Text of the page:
One of the most significant health problems in our country is the inadequate treatment of chronic abnormal pains such as those associated with nerve injury or pathology (neuropathic pain). Inextricably linked to such chronic pains are the difficulties associated with the use of opioids for prolonged periods, where tolerance limits effectiveness. An unexplained clinical and experimental paradox is that the use of spinal opioids for chronic pain results not only in analgesic tolerance, but also in the development of abnormal pain (i.e., hyperesthesias including hyperalgesia and allodynia). Opioid tolerance and the post-nerve injury state have been suggested to be (mechanistically similar, at least at the spinal level. Blockade of the NMDA receptor has been shown to both prevent the development of, and reverse established, opioid tolerance as well as many of the behavioral consequences of experimental neuropathic pain. While such studies underscore the importance of the NMDA receptor in these processes, these pharmacological investigations have not identified the underlying endogenous spinal mechanisms which may promote opioid tolerance and the consequences of nerve injury through direct or indirect actions at the NMDA receptor. Like others, we have noted many similarities between the post-nerve injury state and spinal opioid tolerance and have discovered a multisegmental elevation of spinal dynorphin in both conditions. In both situations, blockade of the actions of elevated spinal dynorphin with antiserum to the peptide reestablishes opioid antinociceptive potency and efficacy and blocks abnormal pain. These observations lead us to hypothesize that (a) spinal opioid antinociceptive tolerance and the abnormal pain seen following spinal opioid administration are due, at least in part, to the non-opioid actions of elevated (i.e., pathological) levels of spinal dynorphin, and (b) prevention of dynorphin action, or expression, will reverse or prevent opioid tolerance and spinal opioid associated pain. This hypothesis will be tested by (i) evaluating intrathecal (i.th.) opioid agonist or antagonist- induced regulation of spinal dynorphin, (ii) pharmacological elevation of spinal dynorphin with i.th. infusion of dynorphin or the non-opioid peptide dynorphin(2-17), and (iii) prevention of the actions, or expression of, elevated levels of spinal dynorphin elicited by i.th. opioid infusion using antiserum to the peptide or antisense oligodeoxynucleotides to prodynorphin. It is hypothesized that enhancing spinal dynorphin levels either physiologically, or pharmacologically, will result in features common to opioid tolerance and to peripheral nerve injury (i.e., reduced antinociceptive actions of spinal opioids and abnormal response to sensory input including hyperalgesia and tactile allodynia), while blockade of endogenous dynorphin action or prevention of dynorphin expression will reverse or prevent opioid tolerance and related pain. Such experiments will establish whether the action or expression of dynorphin is critical for the development or maintenance of opioid antinociceptive tolerance and the abnormal pain produced by sustained spinal administration of opioids. The data from these studies will provide new insight on the possibility that dynorphin may be a crucial link in promoting opioid tolerance, reveal the regulation of spinal dynorphin expression by opioids, and provide a mechanistic basis for the paradoxical pain seen following spinal opioids in animals and in humans.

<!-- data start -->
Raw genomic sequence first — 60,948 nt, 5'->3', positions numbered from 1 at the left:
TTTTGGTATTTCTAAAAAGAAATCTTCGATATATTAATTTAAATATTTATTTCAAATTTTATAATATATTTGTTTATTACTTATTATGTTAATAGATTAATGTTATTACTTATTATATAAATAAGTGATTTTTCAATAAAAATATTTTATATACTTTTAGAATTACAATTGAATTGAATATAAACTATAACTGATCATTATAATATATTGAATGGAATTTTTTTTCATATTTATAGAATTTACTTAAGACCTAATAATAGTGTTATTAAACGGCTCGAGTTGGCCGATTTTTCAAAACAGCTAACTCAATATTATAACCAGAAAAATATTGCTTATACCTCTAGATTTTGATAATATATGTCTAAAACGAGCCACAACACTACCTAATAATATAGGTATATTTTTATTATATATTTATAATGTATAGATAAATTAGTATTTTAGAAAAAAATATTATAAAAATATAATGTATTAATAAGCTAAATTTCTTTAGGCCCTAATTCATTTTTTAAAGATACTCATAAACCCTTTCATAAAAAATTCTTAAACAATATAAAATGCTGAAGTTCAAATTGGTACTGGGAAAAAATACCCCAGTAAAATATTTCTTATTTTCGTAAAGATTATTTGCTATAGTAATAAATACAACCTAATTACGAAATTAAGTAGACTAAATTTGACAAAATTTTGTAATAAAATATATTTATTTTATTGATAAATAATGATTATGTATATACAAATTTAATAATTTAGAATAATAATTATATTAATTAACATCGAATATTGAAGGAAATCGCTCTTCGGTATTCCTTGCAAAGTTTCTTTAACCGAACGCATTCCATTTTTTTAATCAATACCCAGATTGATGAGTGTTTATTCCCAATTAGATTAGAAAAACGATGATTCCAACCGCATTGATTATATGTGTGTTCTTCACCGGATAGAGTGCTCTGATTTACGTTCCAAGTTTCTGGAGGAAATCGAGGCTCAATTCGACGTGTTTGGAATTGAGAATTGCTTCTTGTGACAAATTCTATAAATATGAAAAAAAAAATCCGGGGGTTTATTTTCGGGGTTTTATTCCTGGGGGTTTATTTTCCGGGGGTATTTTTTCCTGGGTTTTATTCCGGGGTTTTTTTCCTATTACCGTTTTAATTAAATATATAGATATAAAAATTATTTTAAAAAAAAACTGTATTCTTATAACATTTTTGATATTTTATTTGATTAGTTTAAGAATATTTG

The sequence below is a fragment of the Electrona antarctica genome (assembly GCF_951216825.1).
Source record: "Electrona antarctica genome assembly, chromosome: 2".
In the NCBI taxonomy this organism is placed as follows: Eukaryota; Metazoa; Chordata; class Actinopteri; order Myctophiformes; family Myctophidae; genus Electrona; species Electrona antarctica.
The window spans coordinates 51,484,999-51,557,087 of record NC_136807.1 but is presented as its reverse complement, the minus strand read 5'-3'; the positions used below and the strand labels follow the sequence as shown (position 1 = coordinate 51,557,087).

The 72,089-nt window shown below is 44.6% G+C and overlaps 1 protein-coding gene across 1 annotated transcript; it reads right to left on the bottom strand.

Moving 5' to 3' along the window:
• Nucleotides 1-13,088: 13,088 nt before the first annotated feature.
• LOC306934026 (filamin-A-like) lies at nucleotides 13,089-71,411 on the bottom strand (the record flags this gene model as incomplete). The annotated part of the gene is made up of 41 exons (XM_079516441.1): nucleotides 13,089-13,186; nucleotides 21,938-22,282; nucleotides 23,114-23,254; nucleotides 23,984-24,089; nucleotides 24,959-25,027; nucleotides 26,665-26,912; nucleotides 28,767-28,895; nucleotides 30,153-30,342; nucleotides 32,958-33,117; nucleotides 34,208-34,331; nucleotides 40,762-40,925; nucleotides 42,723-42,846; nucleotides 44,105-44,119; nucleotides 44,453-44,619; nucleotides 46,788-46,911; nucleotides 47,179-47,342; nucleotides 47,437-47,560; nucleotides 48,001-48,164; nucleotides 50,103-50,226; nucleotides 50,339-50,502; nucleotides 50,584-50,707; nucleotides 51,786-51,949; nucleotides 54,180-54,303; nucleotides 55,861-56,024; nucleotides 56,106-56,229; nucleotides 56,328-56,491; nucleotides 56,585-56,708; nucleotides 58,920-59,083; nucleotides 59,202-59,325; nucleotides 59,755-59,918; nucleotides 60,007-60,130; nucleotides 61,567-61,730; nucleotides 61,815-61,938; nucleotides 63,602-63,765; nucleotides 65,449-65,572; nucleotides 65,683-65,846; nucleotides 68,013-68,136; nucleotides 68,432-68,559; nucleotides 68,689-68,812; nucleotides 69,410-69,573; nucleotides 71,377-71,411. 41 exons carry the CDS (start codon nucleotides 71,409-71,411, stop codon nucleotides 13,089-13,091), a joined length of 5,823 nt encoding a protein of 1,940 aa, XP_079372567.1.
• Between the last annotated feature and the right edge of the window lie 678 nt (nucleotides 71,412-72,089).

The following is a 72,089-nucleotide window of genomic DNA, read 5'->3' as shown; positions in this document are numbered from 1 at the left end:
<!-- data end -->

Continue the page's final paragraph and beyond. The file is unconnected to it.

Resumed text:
|Effective start/end date||9/30/99 → 4/30/13|
- National Institutes of Health: $268,303.00
- National Institutes of Health: $276,351.00
- National Institutes of Health: $312,621.00
- National Institutes of Health: $304,678.00
- National Institutes of Health: $305,546.00
- National Institutes of Health
- National Institutes of Health: $313,410.00
- National Institutes of Health: $294,366.00
- National Institutes of Health: $260,486.00
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